Julia Gillard, then the deputy prime minister of Australia, visited India in 2009 after a series of attacks on Indian students in the country, but the visit was a "wasted opportunity" that did nothing to address the anger in India, according to WikiLeaks cables.
Shabbir Wahid, former Australian consul general to Mumbai, said Gillard spent more time talking to Indian Prime Minister Manmohan Singh about educational opportunities rather than the violence against Indian students, the Sydney Morning Herald reported.
Wahid, a prominent Melbourne businessman, told the US consulate in Melbourne that Australia was missing substantial commercial opportunities in India.
Gillard was also the education minister at that time.
"According to Wahid, Gillard focused too narrowly on her education minister portfolio, coming away from her meeting with PM Singh with only vague commitments," then US Consul General Michael Thurston wrote in a cable from the Melbourne consulate Oct 20, 2009.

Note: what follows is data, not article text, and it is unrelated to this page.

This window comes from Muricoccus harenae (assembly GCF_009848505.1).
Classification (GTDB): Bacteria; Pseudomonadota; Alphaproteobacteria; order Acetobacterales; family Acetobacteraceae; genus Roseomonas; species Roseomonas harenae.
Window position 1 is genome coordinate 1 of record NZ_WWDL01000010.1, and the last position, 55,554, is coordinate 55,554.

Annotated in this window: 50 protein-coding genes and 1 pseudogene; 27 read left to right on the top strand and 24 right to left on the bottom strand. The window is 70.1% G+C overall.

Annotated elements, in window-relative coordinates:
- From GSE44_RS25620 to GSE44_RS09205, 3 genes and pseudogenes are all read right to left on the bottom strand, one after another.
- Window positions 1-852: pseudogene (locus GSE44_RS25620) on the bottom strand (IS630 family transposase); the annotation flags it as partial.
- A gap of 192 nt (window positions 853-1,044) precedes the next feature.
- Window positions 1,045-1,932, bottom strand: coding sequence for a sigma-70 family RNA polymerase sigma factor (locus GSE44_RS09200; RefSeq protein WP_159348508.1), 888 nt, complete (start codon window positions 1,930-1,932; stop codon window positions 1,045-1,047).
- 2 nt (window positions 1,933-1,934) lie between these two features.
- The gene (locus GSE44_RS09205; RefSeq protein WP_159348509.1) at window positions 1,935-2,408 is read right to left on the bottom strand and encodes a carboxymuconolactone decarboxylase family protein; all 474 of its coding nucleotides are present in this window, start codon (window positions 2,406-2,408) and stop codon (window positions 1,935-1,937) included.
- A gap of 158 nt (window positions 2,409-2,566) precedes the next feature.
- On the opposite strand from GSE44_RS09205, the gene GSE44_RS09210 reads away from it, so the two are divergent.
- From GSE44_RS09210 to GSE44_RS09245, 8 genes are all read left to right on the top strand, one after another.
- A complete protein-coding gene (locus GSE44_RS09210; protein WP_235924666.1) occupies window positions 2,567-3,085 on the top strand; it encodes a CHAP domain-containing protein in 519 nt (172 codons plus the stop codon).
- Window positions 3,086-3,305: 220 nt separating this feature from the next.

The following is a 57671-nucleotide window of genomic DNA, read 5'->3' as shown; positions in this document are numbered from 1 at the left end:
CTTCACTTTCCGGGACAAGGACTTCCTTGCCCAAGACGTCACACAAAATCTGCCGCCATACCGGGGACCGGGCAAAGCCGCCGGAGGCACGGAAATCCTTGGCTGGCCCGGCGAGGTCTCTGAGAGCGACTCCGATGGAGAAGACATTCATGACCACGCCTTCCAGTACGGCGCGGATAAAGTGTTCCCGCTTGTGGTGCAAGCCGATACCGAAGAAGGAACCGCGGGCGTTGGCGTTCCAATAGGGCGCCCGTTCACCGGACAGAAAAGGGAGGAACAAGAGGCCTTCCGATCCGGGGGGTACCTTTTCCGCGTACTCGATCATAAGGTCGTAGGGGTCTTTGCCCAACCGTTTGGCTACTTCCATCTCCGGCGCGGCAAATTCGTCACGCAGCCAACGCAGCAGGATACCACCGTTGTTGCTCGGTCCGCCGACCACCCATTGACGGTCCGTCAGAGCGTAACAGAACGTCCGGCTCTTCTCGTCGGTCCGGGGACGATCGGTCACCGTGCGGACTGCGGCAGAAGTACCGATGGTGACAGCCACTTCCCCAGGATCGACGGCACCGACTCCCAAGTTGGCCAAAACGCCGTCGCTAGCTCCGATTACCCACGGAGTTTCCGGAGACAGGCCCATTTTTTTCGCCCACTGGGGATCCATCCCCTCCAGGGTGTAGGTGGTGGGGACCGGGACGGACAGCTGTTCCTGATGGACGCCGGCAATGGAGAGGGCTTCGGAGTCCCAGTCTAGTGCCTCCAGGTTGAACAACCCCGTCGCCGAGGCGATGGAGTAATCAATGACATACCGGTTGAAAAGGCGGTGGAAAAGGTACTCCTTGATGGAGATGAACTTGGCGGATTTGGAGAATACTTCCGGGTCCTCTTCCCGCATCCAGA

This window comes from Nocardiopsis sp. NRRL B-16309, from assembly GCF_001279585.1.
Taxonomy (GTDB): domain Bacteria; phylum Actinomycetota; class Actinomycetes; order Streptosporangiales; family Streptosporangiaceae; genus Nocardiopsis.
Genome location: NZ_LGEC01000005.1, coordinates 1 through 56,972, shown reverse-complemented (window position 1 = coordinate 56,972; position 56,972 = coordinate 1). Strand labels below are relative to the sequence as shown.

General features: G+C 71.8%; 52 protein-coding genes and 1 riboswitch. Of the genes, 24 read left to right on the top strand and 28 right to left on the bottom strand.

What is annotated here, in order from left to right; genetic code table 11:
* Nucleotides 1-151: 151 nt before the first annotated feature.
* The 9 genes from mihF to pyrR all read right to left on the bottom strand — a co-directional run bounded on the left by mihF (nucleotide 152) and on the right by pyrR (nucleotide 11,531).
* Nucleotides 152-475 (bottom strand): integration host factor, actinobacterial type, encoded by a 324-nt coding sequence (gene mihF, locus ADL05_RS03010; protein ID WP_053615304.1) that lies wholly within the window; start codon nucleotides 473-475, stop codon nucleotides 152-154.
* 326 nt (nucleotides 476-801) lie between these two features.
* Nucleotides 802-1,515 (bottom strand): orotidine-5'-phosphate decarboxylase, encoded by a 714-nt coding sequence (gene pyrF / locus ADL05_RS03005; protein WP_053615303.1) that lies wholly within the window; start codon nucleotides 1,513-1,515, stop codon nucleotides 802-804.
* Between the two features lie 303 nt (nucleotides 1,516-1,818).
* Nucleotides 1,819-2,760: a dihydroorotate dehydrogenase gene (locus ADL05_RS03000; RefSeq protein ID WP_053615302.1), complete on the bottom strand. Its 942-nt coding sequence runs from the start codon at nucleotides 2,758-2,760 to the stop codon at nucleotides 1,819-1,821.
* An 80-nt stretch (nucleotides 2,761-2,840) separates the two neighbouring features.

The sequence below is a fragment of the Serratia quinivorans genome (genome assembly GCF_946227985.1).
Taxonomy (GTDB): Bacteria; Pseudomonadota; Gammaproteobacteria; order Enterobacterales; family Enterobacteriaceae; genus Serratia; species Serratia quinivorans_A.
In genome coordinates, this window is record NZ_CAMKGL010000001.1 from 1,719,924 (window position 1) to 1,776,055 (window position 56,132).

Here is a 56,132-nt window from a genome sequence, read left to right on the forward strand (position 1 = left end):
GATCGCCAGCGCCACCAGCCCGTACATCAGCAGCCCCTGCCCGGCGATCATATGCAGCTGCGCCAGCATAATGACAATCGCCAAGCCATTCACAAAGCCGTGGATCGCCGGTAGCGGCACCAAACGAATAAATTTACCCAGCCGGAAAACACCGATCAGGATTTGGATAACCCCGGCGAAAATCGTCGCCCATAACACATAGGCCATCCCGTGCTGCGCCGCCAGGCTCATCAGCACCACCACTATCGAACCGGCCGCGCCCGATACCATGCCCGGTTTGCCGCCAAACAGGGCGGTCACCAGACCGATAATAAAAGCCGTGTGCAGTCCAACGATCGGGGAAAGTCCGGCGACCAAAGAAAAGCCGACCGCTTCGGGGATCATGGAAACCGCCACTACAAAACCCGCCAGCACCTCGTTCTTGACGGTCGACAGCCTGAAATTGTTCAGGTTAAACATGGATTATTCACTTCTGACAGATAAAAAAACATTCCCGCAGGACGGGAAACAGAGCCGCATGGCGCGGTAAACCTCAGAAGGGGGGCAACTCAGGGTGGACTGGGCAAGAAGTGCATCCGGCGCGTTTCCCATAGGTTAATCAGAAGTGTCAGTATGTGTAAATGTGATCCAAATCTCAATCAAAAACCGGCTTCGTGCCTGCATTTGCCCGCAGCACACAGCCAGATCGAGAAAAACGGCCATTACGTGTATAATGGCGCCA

A visit by the then Victorian premier John Brumby was "similarly ineffective", the state's treasurer John Lenders said to Thurston.
"High-level visits by Australian officials have had only a limited impact on cooling tempers still hot from a spike in violence," Thurston wrote.
The then foreign minister, Stephen Smith, compared the India-Australia relationship to a 20/20 cricket match, saying: "Short bursts of enthusiasm followed by lengthy periods of inactivity."
According to the cables, Manmohan Singh described India and Australia as "countries with so much in common, but so little to do with one another".
Citing a report by Australia's Tourism Forecasting Committee (TFC), the BBC reported there were more than 70,000 Indians studying in Australia in 2009.